Thanks for all your messages and suggestions in response to part 1. Here are 10 more English words that have a slightly different meaning in Singapore. These words should be used with caution when travelling to English speaking countries.
For part 1 please click here.
A verb meaning to boast or show off. It can also mean arrogant and haughty. The word is wrongly used due to confusion of the Malay word “berlagak”, which can either mean “show off” or “to act”.
“He always likes to action in front of the ladies”
(“He always likes to show off in front of the ladies”)
“That fellow always like to action, walking around with his Rolex over his shirt sleeves.”
“You don’t talk so much, action only!”
Among the many noun definitions of action it is also a verb, and is defined as ‘to take action on or deal with’. e.g. “Your request will be actioned”. Or in other words your request will be dealt with.
So ironically the phrase “That fellow always likes to action” is actually a compliment, he gets things done!
Bird / Bird-bird / birdie / cuckoo bird. It’s a direct Singlish translation of the Malay and Chinese dialect slang words for penis.
Chinese: Ku Ku Jiao. Male genitalia (crude). Also “ku ku bird”.
Malay: Burung – literally ‘bird’; euphemism for ‘penis’.
A warm-blooded egg-laying vertebrate animal distinguished by the possession of feathers, wings, a beak, and typically by being able to fly.
In British slang it means a young woman, however some people find this word offensive. Examples:
“Is that Dave’s new bird?”
“Oi Pete, izzat your bird?”
Be very careful if you use ‘bird’ in the UK.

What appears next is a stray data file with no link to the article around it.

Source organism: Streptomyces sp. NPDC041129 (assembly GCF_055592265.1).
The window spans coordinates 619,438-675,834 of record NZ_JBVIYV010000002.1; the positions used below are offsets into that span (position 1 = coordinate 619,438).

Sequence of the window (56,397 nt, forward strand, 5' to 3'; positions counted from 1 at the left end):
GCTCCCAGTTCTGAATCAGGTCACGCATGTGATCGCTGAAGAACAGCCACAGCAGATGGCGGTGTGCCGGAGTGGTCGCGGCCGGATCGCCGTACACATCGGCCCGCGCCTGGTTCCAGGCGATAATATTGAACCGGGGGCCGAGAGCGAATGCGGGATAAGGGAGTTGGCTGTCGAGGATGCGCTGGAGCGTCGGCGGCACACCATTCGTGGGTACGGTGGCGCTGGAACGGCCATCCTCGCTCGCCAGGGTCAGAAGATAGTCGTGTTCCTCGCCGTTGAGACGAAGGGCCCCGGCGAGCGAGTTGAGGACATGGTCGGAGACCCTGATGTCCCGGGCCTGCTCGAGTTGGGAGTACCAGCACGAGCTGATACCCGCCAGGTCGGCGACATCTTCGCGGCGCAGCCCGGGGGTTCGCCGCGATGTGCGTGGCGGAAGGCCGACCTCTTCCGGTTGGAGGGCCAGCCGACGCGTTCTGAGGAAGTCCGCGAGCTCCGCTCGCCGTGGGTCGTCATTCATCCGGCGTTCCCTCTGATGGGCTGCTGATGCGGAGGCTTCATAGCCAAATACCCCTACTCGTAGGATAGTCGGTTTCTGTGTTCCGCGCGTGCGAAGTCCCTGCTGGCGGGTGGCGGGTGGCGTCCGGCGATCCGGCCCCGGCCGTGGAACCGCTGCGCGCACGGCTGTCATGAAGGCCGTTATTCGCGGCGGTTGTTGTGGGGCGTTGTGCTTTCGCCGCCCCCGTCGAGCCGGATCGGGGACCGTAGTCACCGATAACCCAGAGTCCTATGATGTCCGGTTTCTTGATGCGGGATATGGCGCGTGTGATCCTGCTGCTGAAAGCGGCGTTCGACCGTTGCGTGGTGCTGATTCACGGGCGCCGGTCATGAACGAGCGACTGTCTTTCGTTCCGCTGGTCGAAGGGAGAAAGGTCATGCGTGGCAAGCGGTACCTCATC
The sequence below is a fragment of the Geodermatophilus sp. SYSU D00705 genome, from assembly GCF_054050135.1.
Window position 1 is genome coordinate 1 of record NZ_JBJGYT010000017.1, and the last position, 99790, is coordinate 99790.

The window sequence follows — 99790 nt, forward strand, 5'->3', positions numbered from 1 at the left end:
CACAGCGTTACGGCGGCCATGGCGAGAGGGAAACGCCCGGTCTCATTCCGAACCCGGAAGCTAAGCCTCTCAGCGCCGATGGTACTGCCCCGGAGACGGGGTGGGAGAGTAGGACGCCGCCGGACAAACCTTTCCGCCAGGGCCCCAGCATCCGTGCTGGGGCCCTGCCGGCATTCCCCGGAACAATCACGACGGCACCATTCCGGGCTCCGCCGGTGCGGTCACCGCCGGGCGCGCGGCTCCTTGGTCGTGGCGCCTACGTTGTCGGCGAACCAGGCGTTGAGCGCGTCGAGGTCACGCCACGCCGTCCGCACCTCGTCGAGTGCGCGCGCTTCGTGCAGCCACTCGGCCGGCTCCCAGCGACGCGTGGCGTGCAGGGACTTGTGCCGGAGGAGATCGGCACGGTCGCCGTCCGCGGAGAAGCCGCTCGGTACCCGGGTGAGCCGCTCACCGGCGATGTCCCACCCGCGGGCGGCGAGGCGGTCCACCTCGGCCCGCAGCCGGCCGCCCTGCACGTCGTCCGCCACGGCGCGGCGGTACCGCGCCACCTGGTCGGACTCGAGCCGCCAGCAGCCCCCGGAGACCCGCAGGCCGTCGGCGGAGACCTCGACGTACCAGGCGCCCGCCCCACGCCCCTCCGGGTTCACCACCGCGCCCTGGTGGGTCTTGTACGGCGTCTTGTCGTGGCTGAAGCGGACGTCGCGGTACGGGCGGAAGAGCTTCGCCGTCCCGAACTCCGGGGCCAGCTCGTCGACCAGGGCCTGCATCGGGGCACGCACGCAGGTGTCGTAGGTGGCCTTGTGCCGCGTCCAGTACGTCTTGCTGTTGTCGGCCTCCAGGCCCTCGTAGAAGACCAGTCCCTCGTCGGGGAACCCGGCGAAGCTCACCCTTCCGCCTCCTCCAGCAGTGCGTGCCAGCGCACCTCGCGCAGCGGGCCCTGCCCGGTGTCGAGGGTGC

Used to describe someone as rather inept, feeling dazed or in a world of his own. A common usage is “Blur like sotong”. Other examples:
“Such a simple thing also cannot do. You damn blur!”
“Wah lao, I do maths, do until blur, man.”
A smear or stain that obscures: “The words were a blur”. Something moving or occurring too quickly to be clearly seen. Something remembered or perceived indistinctly, typically because it happened very fast: “The day before was a blur”.
If you accuse someone of being ‘blur’, they may just suggest that you buy glasses.
Refers to a stamp or seal, and to stamp a document. The word ‘chop’ was originally from the Malay word cap, which is from the Hindi word छाप ćhāp (stamp).
To cut something into pieces with repeated sharp blows of an axe or knife. It can also be a thick slice of meat, especially pork or lamb.
The use of the word ‘chop’ to mean ‘stamp’ is unique to this part of the world, so please be careful, business people in the West will be quite confused.
In Singapore Christians and Catholics are referred to as two different groups. This difference probably arises because the Mandarin phrase for Protestant is 基督教 (ji-du-jiao), which actually means Christian. Here is an example of this Singapore usage:
“The missionary school consisted mostly of Roman Catholics and Christians.”
There are two types of Christian: Protestants and Catholics. In other words, Christian is a cover term for the two branches of the church.
If you ask someone whether they are Christian and they answer ‘no’, it would be then redundant to ask if they are Catholic. In Western countries, a Catholic is a Christian.